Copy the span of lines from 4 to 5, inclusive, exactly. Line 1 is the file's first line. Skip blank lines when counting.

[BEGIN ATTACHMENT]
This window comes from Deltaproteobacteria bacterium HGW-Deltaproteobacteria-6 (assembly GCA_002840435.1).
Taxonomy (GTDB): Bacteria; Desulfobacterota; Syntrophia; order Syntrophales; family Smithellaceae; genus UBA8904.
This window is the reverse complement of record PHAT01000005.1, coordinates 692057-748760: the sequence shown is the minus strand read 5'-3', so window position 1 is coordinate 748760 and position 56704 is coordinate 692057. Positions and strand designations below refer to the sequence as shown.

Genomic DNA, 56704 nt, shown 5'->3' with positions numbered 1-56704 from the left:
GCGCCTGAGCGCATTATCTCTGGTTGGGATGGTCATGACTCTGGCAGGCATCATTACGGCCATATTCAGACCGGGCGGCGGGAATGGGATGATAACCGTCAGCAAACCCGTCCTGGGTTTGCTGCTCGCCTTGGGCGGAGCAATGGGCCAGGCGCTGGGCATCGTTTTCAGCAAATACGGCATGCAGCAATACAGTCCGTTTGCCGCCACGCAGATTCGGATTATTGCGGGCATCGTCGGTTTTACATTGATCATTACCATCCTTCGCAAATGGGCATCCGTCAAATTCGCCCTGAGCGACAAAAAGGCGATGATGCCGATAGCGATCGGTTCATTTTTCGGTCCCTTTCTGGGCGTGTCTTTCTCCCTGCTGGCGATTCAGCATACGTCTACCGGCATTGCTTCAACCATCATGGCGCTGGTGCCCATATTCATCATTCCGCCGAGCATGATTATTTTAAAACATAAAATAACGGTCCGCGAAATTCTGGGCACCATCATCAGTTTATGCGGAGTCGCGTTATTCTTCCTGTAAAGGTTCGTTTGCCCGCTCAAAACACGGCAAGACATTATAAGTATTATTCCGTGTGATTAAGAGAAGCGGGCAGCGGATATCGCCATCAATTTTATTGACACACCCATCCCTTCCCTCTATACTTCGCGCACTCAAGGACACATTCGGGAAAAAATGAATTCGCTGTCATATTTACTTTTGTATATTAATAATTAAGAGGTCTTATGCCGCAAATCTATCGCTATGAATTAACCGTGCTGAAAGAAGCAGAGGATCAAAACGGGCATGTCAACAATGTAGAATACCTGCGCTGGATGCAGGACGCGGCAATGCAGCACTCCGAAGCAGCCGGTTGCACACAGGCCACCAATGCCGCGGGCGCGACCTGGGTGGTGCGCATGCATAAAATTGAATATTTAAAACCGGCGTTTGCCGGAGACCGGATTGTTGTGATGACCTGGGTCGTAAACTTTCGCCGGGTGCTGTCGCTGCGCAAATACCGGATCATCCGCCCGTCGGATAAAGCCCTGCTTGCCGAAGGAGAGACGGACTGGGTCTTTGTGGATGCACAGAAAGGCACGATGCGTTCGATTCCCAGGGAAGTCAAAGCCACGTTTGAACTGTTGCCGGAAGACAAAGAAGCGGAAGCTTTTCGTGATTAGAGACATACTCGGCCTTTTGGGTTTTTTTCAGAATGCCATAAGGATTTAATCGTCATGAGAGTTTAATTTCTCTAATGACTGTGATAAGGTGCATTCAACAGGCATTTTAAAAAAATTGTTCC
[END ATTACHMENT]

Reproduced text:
Genomic DNA, 56704 nt, shown 5'->3' with positions numbered 1-56704 from the left:
GCGCCTGAGCGCATTATCTCTGGTTGGGATGGTCATGACTCTGGCAGGCATCATTACGGCCATATTCAGACCGGGCGGCGGGAATGGGATGATAACCGTCAGCAAACCCGTCCTGGGTTTGCTGCTCGCCTTGGGCGGAGCAATGGGCCAGGCGCTGGGCATCGTTTTCAGCAAATACGGCATGCAGCAATACAGTCCGTTTGCCGCCACGCAGATTCGGATTATTGCGGGCATCGTCGGTTTTACATTGATCATTACCATCCTTCGCAAATGGGCATCCGTCAAATTCGCCCTGAGCGACAAAAAGGCGATGATGCCGATAGCGATCGGTTCATTTTTCGGTCCCTTTCTGGGCGTGTCTTTCTCCCTGCTGGCGATTCAGCATACGTCTACCGGCATTGCTTCAACCATCATGGCGCTGGTGCCCATATTCATCATTCCGCCGAGCATGATTATTTTAAAACATAAAATAACGGTCCGCGAAATTCTGGGCACCATCATCAGTTTATGCGGAGTCGCGTTATTCTTCCTGTAAAGGTTCGTTTGCCCGCTCAAAACACGGCAAGACATTATAAGTATTATTCCGTGTGATTAAGAGAAGCGGGCAGCGGATATCGCCATCAATTTTATTGACACACCCATCCCTTCCCTCTATACTTCGCGCACTCAAGGACACATTCGGGAAAAAATGAATTCGCTGTCATATTTACTTTTGTATATTAATAATTAAGAGGTCTTATGCCGCAAATCTATCGCTATGAATTAACCGTGCTGAAAGAAGCAGAGGATCAAAACGGGCATGTCAACAATGTAGAATACCTGCGCTGGATGCAGGACGCGGCAATGCAGCACTCCGAAGCAGCCGGTTGCACACAGGCCACCAATGCCGCGGGCGCGACCTGGGTGGTGCGCATGCATAAAATTGAATATTTAAAACCGGCGTTTGCCGGAGACCGGATTGTTGTGATGACCTGGGTCGTAAACTTTCGCCGGGTGCTGTCGCTGCGCAAATACCGGATCATCCGCCCGTCGGATAAAGCCCTGCTTGCCGAAGGAGAGACGGACTGGGTCTTTGTGGATGCACAGAAAGGCACGATGCGTTCGATTCCCAGGGAAGTCAAAGCCACGTTTGAACTGTTGCCGGAAGACAAAGAAGCGGAAGCTTTTCGTGATTAGAGACATACTCGGCCTTTTGGGTTTTTTTCAGAATGCCATAAGGATTTAATCGTCATGAGAGTTTAATTTCTCTAATGACTGTGATAAGGTGCATTCAACAGGCATTTTAAAAAAATTGTTCC